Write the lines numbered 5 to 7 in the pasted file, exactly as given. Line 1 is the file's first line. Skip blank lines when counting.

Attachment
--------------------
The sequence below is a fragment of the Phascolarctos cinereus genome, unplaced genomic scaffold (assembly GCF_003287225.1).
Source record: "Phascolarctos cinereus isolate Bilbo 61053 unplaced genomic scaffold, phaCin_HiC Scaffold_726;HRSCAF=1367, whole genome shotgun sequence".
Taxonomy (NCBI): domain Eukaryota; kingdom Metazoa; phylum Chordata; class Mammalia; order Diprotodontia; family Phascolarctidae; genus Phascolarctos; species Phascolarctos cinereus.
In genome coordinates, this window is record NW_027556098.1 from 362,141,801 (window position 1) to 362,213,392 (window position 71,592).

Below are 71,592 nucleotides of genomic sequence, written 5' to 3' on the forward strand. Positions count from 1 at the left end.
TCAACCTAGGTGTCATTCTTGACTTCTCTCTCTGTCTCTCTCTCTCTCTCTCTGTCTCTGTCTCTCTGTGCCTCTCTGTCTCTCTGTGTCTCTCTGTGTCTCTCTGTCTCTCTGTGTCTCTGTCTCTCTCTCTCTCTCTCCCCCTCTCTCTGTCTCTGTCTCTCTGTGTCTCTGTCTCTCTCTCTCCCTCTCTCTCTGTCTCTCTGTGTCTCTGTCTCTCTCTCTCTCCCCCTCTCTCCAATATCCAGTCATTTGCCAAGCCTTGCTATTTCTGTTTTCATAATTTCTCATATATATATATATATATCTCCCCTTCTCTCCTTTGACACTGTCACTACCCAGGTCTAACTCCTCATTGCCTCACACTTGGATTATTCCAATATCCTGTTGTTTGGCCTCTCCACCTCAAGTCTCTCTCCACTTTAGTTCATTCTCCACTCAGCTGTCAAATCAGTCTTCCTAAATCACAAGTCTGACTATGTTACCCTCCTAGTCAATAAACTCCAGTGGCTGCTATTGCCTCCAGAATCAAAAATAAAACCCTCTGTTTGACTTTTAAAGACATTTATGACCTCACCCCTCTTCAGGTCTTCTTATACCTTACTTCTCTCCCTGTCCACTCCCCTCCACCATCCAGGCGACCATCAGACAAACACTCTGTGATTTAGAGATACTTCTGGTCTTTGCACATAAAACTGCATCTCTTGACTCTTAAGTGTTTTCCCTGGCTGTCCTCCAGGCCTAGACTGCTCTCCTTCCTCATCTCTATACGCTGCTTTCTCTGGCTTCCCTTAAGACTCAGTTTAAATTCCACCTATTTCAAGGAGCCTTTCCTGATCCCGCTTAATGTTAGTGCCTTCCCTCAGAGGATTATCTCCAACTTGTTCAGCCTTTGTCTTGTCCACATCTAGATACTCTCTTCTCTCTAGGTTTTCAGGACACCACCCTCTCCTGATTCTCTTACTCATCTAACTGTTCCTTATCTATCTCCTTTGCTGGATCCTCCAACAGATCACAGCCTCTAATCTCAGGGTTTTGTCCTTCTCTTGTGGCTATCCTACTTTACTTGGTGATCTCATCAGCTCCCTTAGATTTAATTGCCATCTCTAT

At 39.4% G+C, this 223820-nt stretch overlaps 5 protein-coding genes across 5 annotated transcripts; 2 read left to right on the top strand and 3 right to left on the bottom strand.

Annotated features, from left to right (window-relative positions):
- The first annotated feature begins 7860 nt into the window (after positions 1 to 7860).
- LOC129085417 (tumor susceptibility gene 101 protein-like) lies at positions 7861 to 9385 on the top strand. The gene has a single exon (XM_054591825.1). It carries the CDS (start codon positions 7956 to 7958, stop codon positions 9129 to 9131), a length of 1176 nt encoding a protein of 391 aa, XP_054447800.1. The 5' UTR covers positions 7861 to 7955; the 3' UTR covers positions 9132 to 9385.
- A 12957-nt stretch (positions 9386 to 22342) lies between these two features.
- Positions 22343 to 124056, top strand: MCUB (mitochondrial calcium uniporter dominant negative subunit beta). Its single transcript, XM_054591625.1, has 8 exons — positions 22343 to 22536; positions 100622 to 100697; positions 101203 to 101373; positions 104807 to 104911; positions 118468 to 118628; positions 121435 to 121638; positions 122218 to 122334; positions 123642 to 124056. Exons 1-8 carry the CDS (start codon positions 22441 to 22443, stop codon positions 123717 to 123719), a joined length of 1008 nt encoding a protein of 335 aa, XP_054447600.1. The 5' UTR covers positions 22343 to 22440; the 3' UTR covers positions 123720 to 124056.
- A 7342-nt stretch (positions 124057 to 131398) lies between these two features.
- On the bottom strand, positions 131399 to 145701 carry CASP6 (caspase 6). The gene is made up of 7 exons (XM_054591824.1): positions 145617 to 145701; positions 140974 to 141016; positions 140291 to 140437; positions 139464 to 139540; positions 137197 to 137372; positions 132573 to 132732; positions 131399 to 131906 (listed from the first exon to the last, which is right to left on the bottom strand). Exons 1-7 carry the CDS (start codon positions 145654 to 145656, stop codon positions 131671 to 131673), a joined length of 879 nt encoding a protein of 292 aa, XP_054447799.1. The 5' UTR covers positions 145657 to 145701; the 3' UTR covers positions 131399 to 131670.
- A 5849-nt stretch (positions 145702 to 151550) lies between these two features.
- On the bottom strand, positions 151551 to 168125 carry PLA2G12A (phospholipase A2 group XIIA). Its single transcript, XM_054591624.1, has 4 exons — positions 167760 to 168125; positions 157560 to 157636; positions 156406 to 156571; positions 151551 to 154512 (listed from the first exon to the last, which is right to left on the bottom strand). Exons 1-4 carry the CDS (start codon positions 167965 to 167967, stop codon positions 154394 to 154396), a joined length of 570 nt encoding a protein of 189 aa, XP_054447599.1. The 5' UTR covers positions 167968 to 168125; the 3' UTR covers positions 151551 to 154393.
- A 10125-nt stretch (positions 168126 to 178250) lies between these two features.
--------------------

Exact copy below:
Below are 71,592 nucleotides of genomic sequence, written 5' to 3' on the forward strand. Positions count from 1 at the left end.
TCAACCTAGGTGTCATTCTTGACTTCTCTCTCTGTCTCTCTCTCTCTCTCTCTGTCTCTGTCTCTCTGTGCCTCTCTGTCTCTCTGTGTCTCTCTGTGTCTCTCTGTCTCTCTGTGTCTCTGTCTCTCTCTCTCTCTCTCCCCCTCTCTCTGTCTCTGTCTCTCTGTGTCTCTGTCTCTCTCTCTCCCTCTCTCTCTGTCTCTCTGTGTCTCTGTCTCTCTCTCTCTCCCCCTCTCTCCAATATCCAGTCATTTGCCAAGCCTTGCTATTTCTGTTTTCATAATTTCTCATATATATATATATATATCTCCCCTTCTCTCCTTTGACACTGTCACTACCCAGGTCTAACTCCTCATTGCCTCACACTTGGATTATTCCAATATCCTGTTGTTTGGCCTCTCCACCTCAAGTCTCTCTCCACTTTAGTTCATTCTCCACTCAGCTGTCAAATCAGTCTTCCTAAATCACAAGTCTGACTATGTTACCCTCCTAGTCAATAAACTCCAGTGGCTGCTATTGCCTCCAGAATCAAAAATAAAACCCTCTGTTTGACTTTTAAAGACATTTATGACCTCACCCCTCTTCAGGTCTTCTTATACCTTACTTCTCTCCCTGTCCACTCCCCTCCACCATCCAGGCGACCATCAGACAAACACTCTGTGATTTAGAGATACTTCTGGTCTTTGCACATAAAACTGCATCTCTTGACTCTTAAGTGTTTTCCCTGGCTGTCCTCCAGGCCTAGACTGCTCTCCTTCCTCATCTCTATACGCTGCTTTCTCTGGCTTCCCTTAAGACTCAGTTTAAATTCCACCTATTTCAAGGAGCCTTTCCTGATCCCGCTTAATGTTAGTGCCTTCCCTCAGAGGATTATCTCCAACTTGTTCAGCCTTTGTCTTGTCCACATCTAGATACTCTCTTCTCTCTAGGTTTTCAGGACACCACCCTCTCCTGATTCTCTTACTCATCTAACTGTTCCTTATCTATCTCCTTTGCTGGATCCTCCAACAGATCACAGCCTCTAATCTCAGGGTTTTGTCCTTCTCTTGTGGCTATCCTACTTTACTTGGTGATCTCATCAGCTCCCTTAGATTTAATTGCCATCTCTAT

At 39.4% G+C, this 223820-nt stretch overlaps 5 protein-coding genes across 5 annotated transcripts; 2 read left to right on the top strand and 3 right to left on the bottom strand.